• It speaks to something more general that I’ve noticed: reviews say far more about the reviewer than the film. And that’s fine! The problem is that very few of them will admit this. I hate to hear a reviewer claim that a comedy is not funny. All you can really say is that you didn’t find it funny when you saw it. One of my favorite articles is, Why So Down on Krippendorf’s Tribe? In it, I savaged a major reviewer for his review of the film. He later noticed it and tweeted it out. But he totally missed the point. He was just surprised that there were people who liked the film so much. But I’m very clear in the article that it is a mediocre film. The point is that he didn’t engage with the film. Given his job description, he should have been fired. The problem is that most reviewers are just like him.

              • I dunno about being fired for screwing up one review but possibly taken into a big scary conference room and have why his boss is displeased with him explained to him.

                I usually don’t read reviews online (I did read Ruthless Reviews since I know Devon Pack or did, he may have unfriended me since I stopped indulging in his pity parties) but I enjoy watching the Channel Awesome bunch since at least they spice it up with bits in between the review. For me, outside of some technical stuff on camera angles and whatnot, I always thought movie reviewers were giving us their opinion and we can agree with them or ignore them.

                • Yes, I used to make a point of calling them ombudsmen. And that’s a perfectly fine thing to be. But don’t pretend that you are more.

  2. I’ve never seen the film. I imagine the political criticisms against it aren’t directed at the filmmakers for being elitist snobs but at the audiences who liked it. AKA, people who watch films with foreign-language titles (this isn’t a foreign film, but it has a French-sounding title) are comfortable rich latte-drinkers, etc.

    It’s part of the ongoing culture war, which is about brand identification. And snobbery, which is definitely a thing in the arts. I’ve actually met people who said things like “how can you like Tom Waits?” because I work at a botttom-of-the-barrel-job. Well, because Waits sings well, writes good songs, and his subjects are sad people. Yet somehow liking Tom Waits is (was?) considered an “educated cool upscale professional” thing. (Maybe Waits is a snob asshole, but I guarantee you John Prine isn’t, and he’s considered cool by educated liberal sorts. Oddly Steve Goodman is considered cool by no-one. This is a crime.)

    These matters are mercurial and arbitrary like all taste fads. Auto racing took off in places that had high levels of bootlegging, as racing=fantasy dreams of outrunning the cops who just wanted to shut honest moonshiners down. As you know, it’s not just Southern. Minnesotans and Middle Californians both moonshined, and both love their classic roadsters, and both have amateur auto races still going on at regional fairgrounds.

    For awhile NASCAR signified everything that was right and true about redneck culture. Now, it’s on the decline; the people who used to wear fangear of their favorite driver are more likely to wear football stuff instead. Preferred reality-show stars (Duck Dynasty, “country-cooking” hosts, etc) vary all the time.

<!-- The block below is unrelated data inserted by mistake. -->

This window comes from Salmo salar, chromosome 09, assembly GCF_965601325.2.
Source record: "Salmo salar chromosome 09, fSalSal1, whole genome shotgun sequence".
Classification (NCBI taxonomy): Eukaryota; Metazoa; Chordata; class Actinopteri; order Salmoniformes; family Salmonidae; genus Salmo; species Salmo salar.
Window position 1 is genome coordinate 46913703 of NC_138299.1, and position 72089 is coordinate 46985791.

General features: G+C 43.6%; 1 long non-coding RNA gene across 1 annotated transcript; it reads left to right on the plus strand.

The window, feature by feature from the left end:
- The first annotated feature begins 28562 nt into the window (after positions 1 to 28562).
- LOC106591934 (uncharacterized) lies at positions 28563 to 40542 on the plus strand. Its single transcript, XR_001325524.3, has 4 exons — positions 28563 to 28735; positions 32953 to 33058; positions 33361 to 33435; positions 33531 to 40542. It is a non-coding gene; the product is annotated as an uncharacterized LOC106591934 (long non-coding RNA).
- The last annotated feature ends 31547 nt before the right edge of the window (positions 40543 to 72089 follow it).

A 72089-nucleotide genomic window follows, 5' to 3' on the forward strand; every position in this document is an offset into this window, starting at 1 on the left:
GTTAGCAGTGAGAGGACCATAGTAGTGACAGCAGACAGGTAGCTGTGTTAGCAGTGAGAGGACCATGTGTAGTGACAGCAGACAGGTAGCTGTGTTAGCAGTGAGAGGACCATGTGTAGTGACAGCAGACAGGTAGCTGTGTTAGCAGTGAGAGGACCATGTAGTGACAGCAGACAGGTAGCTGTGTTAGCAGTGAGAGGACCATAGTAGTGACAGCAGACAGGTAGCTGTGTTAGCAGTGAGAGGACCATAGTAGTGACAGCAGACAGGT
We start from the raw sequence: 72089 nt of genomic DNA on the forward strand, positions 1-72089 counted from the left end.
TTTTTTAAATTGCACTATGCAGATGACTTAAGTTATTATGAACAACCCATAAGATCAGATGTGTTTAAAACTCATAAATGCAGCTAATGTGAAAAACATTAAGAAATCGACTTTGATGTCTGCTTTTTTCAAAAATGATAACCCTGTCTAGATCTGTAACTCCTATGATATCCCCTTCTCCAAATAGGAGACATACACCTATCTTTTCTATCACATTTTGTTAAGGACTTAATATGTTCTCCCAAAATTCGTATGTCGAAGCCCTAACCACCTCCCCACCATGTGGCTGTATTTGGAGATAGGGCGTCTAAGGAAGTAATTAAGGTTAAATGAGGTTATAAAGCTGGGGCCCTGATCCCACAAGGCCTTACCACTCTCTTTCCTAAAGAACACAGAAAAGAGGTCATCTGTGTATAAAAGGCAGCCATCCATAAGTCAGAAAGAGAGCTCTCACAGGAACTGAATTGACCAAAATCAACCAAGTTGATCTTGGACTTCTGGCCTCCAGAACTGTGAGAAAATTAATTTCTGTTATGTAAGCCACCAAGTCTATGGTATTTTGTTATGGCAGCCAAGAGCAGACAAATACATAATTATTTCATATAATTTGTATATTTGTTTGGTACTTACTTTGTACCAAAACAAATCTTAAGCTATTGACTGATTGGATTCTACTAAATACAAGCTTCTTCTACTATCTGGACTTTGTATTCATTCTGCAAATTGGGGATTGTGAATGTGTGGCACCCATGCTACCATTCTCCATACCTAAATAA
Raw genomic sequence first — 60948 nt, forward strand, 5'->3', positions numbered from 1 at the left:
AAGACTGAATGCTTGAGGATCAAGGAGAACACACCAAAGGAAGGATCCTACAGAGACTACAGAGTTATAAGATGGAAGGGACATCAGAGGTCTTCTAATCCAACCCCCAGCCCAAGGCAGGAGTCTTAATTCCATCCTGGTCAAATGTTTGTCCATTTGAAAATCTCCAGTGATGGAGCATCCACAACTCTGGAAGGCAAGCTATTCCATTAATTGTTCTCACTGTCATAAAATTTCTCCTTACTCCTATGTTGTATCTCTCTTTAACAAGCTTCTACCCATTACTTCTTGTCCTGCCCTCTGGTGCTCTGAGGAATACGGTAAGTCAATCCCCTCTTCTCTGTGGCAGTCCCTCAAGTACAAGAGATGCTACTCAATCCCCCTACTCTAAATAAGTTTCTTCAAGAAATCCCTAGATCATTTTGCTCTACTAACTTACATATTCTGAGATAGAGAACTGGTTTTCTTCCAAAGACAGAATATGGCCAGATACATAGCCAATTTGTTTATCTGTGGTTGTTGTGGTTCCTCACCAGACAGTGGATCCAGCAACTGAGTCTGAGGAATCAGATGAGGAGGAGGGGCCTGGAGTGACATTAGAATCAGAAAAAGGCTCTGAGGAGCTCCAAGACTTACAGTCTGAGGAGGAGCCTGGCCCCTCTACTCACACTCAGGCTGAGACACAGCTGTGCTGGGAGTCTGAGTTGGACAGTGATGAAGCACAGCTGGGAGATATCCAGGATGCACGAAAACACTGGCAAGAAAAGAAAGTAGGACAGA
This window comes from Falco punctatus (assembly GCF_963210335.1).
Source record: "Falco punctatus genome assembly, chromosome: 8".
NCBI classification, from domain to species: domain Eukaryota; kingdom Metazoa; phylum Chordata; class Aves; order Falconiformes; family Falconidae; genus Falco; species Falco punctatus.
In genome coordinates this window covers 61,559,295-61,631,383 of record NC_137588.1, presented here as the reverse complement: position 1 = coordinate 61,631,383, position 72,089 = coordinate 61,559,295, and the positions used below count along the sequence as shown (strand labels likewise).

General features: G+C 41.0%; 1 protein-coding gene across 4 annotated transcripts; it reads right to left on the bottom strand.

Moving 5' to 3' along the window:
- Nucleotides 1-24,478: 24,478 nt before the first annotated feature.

Yet somehow when liberal-leaning types are silly about declaring that liking This And Only This makes you part of their tribe (and there was a time, which ended around when “Chocolat” came out, when some liberal-leaning aesthetic snobs definitely thought people who watched the “wrong” movies weren’t cool enough — now nobody reads movie reviews), well that’s just proof how elitist liberals are.

    Somehow rednecks are allowed to chastise each other for not being adequately into the latest thing and it doesn’t mean they’re snobs, it means they’ve successfully found a newer, more finely-honed Essence Of Conservatism. (What’s the carat level of purity these days? 60%? 75? 90? I suspect the 100% level would just be “Futurama”‘s HypnoToad flashing stirring images of crosses, flags, angels, cowboys, and aborted fetuses in its eyeballs.)

    Anyhoo, I don’t have a handle on this. At some “gut” level I get it, it’s about how tastes in fun entertainment supposedly define us (which is even sillier than supposing one can judge a person’s emotional compatibility with you by their favorite root vegetable.) It’s something I find interesting, as I grew up poor, went to a rich high school, and have been poor ever since, while a constant remains that insignificant tastes in amusements are a huge deal for people across the spectrum. (It’s almost actually easier to debate politics and religion!)

    • Tom Waits lives a couple of miles from me. He is considered something of a jerk. It’s mostly that he doesn’t want to be a celebrity. He doesn’t like people rushing up to him and asking for autographs. I understand, but I’m not sympathetic. It’s the business you chose and it is part of why you are a wealthy person. Get over it. But he is not an elite in the sense that conservatives think of it.

      It’s always a problem when a sport becomes about billionaire owners and millionaire participants. Before I was born, my father raced hardtops on dirt tracks (maybe also on wooden tracks — I’d have to ask him). That was when people built and maintained their own cars. (It’s also when one-third of all stock car racers ended their careers in death.) It was real. Now it’s just corporate BS. Great song: Rapid Roy (The Stock Car Boy).

      I think the problem with the redneck/elite thing is that it is a false narrative. There are a lot of liberals who are crazy for football. It’s just that stuff “elites” like are defined as liberal. As we know, Republicans drink more lattes then Democrats. They drive more Volvos. And so on. I always use the term “power elite” because there are different kinds of elites. There are educational elites — most of whom don’t make much money. I certainly have to include myself in this category. But I embrace it. There is nothing inauthentic about being educated. This country was founded by a bunch of over-educated people. Would they really look at Louie Gohmert and think, “He’s the legacy I always intended!” No.